Singapore Dreaming

I went to watch Singapore Dreaming today with addy and puddy. Heh, they are both kakis from Cedar. Addy had free tickets from MINDS and asked me. I initially had tuition but (and not for the first time), the students were not at home. Only the mother was home, and she wasn’t the one who needs to be tutored. Silently fuming, I left and head for the movie.


It is the highlight of my day, that movie. My social activists/commentaries friends have expounded at length about the movie , and truly it is a show that evokes emotions whether you like it or not.


It was quite difficult to watch. Honestly, the show hits too close to home. I could see my family members reflected in those characters. The setting, everything. My aunt (I hope she doesn’t read this) can be reflected in the overbearing mother at the lift, whose face you don’t even see, yes, the one who’s not satisfied that her son got 95 marks instead of 100 marks like the neighbour’s son. Seriously, she’s like that. I guess it’s a typical parenting style of mothers—constantly comparing you with your siblings, cousins, neighbours and other assorted persons living within a 100 metre radius of your house and whoever remotely related. I have to say I never suffered from this, my mother is satisfied as long as I pass (and seems surprised that I do that every single time), but yeah, it’s a story that’s very common in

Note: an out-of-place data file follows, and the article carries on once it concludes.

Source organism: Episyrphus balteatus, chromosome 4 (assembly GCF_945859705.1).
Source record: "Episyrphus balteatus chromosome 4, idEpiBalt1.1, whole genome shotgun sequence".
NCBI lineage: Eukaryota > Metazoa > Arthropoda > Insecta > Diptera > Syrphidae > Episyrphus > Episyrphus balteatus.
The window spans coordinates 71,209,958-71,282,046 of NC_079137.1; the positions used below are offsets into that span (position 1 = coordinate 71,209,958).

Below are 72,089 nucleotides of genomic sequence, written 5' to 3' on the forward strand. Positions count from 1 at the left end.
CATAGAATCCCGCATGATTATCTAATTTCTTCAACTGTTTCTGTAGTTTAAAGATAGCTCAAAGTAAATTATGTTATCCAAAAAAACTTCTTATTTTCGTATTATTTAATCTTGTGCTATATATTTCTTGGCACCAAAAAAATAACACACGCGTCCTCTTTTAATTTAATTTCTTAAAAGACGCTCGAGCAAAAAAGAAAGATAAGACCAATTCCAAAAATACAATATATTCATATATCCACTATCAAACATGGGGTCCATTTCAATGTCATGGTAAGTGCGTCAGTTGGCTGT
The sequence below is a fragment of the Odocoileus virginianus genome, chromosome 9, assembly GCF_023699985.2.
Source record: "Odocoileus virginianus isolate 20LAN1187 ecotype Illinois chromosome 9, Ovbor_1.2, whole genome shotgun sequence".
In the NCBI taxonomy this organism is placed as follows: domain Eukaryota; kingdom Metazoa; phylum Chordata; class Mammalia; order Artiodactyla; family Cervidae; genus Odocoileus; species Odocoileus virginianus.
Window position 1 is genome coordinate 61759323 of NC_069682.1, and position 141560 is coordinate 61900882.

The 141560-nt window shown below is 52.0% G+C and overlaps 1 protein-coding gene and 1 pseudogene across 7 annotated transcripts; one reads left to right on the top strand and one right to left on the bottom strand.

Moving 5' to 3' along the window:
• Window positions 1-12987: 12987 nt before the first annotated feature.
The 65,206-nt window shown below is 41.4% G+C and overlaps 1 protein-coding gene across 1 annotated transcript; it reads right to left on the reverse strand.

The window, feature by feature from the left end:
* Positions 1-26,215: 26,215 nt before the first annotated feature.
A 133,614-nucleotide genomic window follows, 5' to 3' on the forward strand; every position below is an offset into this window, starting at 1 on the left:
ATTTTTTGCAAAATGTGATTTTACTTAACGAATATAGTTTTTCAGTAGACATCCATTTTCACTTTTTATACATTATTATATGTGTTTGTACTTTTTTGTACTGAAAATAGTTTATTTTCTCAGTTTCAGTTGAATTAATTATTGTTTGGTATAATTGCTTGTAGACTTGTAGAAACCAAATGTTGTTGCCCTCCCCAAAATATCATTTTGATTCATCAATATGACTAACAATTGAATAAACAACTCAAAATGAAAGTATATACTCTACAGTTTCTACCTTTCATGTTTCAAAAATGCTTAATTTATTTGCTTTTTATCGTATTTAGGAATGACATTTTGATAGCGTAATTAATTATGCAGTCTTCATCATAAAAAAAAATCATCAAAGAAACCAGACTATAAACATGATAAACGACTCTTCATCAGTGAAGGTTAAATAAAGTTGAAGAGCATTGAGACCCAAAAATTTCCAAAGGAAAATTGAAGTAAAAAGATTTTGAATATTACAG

Lim Yu Beng, the man plagued with self-doubt, stuck at the job he hates, not good enough to strike out at the dream he wants, ordered around at home, indecisive, seemingly without a mind of his own, or backbone. I felt for him. The china girl who listens to him dished out some good ol’ advice for 100 bucks. It did change his life, made him steer his life in the direction he wants. No longer asking people whether he should take the PIE or AYE. Directions. We all need that at one time or another. Well, my take is that the hundred bucks was worth it. You seriously cannot cheapen friendship ties by selling them insurance, it makes people cynical and suspicious whenever an old good friend calls. That’s just wrong. Leave it to the telemarketers, at least you can hate them heartily without holding back. I love the way he releases that angst he had—after swallowing the insults that his father-in-law had thrown at him, and knowing full well that the father-in-law absolutely hates pee in the lift, he gamely decided to take out his anger on the lift and peed in it. It made me laugh.